Done right, online networking will support your offline network, not replace it
In the old days, “networking” meant hours calling every contact in your Rolodex; paging through the directories of every professional organization you could join; going to breakfast seminars, lunch-time speaking events, happy hours and board meetings to press the flesh – anything to make real-time, one-on-one contact with someone who might know someone who might be hiring.
The tools of the networking trade are changing and moving online, where e-mail, IM and social-networking Web sites such as LinkedIn, Facebook, and some specific to industry and career are the means to make new contacts and interact with current ones.
A social-networking Web site is essentially a fancy, online address book that allows you to see what your contacts are doing and connect to their contacts. The medium allows users to quickly expand their reach, putting them in touch with industry allies and hiring managers miles from home and in different companies and verticals. It’s also an easy place to track relationships and promote yourself to a willing audience.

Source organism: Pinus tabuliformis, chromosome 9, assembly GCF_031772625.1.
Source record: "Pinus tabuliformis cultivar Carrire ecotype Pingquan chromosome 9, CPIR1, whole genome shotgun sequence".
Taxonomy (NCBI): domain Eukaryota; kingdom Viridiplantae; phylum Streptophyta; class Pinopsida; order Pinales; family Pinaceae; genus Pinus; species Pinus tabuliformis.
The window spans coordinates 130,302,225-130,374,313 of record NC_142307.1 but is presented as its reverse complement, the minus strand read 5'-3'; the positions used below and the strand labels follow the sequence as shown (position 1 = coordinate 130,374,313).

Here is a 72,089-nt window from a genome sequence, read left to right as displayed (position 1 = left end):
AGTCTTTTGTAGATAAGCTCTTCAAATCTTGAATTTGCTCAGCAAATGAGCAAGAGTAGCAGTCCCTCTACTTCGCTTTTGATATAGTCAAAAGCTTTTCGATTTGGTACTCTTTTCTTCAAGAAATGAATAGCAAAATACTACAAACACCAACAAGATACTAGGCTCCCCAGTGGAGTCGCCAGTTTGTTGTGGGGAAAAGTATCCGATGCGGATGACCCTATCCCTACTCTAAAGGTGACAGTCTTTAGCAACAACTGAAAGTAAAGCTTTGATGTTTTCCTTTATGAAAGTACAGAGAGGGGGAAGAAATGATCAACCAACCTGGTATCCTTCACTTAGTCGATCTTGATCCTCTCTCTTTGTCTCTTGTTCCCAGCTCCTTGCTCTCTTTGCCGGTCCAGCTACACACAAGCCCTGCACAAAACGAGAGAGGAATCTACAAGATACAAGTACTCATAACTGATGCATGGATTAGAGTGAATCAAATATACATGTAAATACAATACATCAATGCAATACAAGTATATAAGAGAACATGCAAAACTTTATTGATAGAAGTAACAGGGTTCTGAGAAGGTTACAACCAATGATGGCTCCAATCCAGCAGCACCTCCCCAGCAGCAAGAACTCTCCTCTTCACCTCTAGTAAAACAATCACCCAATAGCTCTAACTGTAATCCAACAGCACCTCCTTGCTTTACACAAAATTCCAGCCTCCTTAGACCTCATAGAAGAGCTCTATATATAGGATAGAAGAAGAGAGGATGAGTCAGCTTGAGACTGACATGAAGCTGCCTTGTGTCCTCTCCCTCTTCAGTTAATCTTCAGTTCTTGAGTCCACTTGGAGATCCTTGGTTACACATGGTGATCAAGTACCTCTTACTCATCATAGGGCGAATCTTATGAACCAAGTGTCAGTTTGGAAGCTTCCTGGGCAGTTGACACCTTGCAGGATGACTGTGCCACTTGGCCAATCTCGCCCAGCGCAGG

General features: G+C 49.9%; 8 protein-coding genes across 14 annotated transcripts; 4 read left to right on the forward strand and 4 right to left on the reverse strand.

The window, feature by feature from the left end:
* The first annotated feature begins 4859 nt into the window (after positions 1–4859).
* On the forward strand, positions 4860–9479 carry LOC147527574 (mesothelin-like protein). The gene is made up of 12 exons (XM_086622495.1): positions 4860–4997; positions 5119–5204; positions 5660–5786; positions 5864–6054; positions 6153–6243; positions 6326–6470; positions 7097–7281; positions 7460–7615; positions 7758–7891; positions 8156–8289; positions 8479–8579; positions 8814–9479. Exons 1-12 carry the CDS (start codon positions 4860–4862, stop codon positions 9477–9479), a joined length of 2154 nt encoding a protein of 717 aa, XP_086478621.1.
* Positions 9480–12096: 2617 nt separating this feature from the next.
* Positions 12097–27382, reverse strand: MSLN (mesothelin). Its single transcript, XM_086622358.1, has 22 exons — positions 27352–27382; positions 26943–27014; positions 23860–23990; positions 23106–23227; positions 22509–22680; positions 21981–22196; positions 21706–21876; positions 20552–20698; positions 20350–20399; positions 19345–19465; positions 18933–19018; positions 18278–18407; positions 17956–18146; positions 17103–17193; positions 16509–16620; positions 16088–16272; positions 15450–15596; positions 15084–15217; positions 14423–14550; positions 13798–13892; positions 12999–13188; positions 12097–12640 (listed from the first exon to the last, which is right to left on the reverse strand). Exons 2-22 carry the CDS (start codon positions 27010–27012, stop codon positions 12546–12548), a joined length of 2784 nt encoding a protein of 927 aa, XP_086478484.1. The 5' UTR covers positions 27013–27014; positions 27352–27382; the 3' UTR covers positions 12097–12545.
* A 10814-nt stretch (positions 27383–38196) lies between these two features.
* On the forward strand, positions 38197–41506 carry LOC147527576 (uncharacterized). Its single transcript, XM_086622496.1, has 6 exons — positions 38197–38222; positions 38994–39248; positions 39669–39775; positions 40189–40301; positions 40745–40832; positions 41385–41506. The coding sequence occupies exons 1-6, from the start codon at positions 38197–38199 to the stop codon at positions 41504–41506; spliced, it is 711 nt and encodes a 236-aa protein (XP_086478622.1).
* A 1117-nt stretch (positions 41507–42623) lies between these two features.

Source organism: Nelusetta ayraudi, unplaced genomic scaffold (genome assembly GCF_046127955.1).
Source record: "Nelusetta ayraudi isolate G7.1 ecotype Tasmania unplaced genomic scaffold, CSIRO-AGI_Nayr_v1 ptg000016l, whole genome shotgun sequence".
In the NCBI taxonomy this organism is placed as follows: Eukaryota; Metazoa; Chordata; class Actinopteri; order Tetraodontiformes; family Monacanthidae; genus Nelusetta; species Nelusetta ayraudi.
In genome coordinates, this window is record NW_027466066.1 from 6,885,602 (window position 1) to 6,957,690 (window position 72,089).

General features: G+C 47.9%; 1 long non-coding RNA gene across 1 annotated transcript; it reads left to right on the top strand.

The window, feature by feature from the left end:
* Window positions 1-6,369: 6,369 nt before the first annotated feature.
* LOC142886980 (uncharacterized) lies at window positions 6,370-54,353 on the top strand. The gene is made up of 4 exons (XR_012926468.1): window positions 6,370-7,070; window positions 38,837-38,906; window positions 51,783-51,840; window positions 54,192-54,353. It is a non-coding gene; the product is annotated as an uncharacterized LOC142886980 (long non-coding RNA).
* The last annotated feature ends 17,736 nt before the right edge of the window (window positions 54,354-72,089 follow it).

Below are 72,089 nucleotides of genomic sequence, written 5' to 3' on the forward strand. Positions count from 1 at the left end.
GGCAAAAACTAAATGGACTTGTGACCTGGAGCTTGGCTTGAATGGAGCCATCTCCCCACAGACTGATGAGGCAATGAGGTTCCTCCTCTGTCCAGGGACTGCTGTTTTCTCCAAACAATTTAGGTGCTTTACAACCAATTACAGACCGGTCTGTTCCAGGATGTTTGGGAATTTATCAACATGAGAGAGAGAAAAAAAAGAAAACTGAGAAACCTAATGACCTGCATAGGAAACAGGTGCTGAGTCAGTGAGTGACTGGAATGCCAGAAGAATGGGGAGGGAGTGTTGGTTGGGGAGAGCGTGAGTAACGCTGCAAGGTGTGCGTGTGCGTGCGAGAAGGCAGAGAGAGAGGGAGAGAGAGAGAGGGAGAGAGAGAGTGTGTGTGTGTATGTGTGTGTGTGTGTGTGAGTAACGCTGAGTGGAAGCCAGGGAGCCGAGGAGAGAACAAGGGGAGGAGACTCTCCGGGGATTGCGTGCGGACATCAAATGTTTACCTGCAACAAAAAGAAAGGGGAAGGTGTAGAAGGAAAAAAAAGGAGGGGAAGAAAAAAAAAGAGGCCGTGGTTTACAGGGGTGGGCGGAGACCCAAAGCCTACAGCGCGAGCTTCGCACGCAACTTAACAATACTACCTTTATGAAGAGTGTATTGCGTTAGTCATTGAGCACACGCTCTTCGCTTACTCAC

But how much use are online social networks to an executive seeking a job, and which ones are worth the effort?
“LinkedIn should be part of your strategy, but not in the way you might expect a good social-networking site to be,” said Robert Neelbauer, owner of StaffMagnet.com, a Washington, D.C.-based recruitment consultancy. Rather then sitting at your PC clicking your way to a new job, Neelbauer and career experts Ladders interviewed recommend a job seeker use Web sites as the launch pad for traditional social networking. Pressing the flesh and phone calls remain the most intimate way to bond with the contacts in your network.
“If you’re only looking at LinkedIn for lead generation or hunting down candidates for jobs, it’s a valuable tool,” he said. “But if you send a message to someone through LinkedIn, they may not respond to it for days or even weeks.”
Neelbauer is particularly critical of LinkedIn. Although a frequent user almost from its launch in May 2003, he complains that the site has become watered down by millions of users and thousands of recruiters who have flooded the system with resumes and job posts and fill their networks with contacts they barely know. Neelbauer said he prefers other sites, especially Facebook, which gives users much greater control over who is in their network and sees their information. Facebook therefore tends to make in-network contacts more immediate for members, he said.